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Microstructure evolution and deformation mechanisms during high rate and cryogenic sliding of copper

: Chen, X.; Schneider, R.; Gumbsch, P.; Greiner, C.


Acta Materialia 161 (2018), pp.138-149
ISSN: 1359-6454
ISSN: 1873-2453
Deutsche Forschungsgemeinschaft DFG
GR 4174/1
Journal Article
Fraunhofer IWM ()
copper; tribology; dislocation; twinning; strain rate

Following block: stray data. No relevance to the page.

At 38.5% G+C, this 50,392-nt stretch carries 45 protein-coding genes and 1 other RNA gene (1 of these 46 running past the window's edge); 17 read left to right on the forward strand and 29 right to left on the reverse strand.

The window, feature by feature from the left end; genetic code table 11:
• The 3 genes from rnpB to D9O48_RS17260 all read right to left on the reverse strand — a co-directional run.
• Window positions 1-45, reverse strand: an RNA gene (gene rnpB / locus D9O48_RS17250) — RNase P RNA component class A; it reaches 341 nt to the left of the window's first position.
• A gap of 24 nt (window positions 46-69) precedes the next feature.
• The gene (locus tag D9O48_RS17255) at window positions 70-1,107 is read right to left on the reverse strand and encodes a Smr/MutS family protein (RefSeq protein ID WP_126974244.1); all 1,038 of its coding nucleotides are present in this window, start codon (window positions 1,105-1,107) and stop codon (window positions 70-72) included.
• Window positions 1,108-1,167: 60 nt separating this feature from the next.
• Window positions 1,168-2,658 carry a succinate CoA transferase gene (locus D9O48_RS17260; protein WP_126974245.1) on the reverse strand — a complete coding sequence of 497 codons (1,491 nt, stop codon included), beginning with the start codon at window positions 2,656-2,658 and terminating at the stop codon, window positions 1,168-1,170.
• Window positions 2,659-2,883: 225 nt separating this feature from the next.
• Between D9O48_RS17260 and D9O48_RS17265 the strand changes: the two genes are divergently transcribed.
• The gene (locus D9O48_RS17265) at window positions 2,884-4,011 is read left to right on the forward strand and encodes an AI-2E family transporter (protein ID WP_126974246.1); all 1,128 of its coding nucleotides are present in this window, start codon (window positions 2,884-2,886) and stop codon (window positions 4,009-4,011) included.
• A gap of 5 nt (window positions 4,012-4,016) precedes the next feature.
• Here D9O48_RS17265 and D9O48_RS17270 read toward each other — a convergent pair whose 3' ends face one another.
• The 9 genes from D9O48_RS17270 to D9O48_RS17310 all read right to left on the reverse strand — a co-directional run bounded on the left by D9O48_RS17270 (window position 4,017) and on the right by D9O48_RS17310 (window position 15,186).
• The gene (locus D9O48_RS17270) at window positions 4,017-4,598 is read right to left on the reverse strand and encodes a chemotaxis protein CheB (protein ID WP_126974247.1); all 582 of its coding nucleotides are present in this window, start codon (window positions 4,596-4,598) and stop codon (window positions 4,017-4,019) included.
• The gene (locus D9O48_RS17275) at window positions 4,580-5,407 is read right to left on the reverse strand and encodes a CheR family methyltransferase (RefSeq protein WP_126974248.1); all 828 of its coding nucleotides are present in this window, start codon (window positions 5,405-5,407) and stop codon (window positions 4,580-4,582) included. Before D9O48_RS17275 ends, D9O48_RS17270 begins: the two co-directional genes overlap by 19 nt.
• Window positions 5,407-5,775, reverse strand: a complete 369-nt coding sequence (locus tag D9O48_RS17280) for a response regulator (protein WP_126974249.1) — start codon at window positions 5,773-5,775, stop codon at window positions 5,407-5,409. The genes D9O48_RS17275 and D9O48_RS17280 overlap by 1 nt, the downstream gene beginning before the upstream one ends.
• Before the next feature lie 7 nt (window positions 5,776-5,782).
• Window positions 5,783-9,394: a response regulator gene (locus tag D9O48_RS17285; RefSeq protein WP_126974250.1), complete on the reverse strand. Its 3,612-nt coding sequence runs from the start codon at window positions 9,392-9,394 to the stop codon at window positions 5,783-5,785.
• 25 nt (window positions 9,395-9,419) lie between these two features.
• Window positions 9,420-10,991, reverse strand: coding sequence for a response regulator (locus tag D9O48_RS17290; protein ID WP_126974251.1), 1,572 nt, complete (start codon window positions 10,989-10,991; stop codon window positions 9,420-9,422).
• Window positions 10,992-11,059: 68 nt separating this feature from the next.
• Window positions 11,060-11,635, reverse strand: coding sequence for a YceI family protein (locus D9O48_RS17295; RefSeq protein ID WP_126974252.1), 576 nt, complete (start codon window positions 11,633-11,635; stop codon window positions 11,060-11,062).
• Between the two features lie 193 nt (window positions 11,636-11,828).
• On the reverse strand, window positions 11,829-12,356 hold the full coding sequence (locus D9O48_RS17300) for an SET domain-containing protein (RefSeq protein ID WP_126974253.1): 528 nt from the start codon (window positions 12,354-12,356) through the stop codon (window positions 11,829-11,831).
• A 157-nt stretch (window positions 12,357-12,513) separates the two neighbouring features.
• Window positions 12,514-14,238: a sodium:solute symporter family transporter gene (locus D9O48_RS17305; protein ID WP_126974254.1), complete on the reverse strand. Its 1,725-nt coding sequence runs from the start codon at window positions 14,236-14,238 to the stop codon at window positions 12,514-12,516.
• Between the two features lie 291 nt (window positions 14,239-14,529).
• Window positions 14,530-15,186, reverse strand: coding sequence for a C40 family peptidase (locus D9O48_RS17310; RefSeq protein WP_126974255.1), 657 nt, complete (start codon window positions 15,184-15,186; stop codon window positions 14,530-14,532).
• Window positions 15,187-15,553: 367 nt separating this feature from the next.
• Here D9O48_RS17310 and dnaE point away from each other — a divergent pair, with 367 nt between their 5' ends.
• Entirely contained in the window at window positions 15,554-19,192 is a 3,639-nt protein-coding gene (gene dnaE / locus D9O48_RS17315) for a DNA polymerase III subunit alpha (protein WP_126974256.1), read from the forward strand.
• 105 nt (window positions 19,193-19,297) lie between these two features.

Frictional sliding induces a distinct discontinuity in the microstructure between a subsurface layer and the underlying bulk material, which strongly influences the tribological performance. Here, the strain rate and temperature dependence of such tribologically induced microstructure evolution was systematically investigated during reciprocating sliding of copper. It was found that an increase in strain rate and a decrease in temperature each result in a transition in the dominating deformation mechanism from dislocation slip to twinning-mediated plasticity at the very beginning of sliding. A sequence of deformation mechanisms was revealed under high rate and/or cryogenic sliding (strain rate ∼ 104 s−1; liquid nitrogen temperature): First, nanoscale dislocation trace lines form beneath the surface during the first forward pass; Second, partial dislocation nucleation from the sliding surface accompanied by nano-twinning and abundant stacking faults in the backward pass; Third, formation of a nanocrystalline layer upon further sliding. Sliding induced surface roughening is found to assist partial dislocation nucleation from the surface during high rate and cryogenic sliding. Our results suggest that the sliding surface can act as an effective source of dislocations to initiate and accommodate associated plastic deformation, which may be explored to model the microstructure evolution during sliding.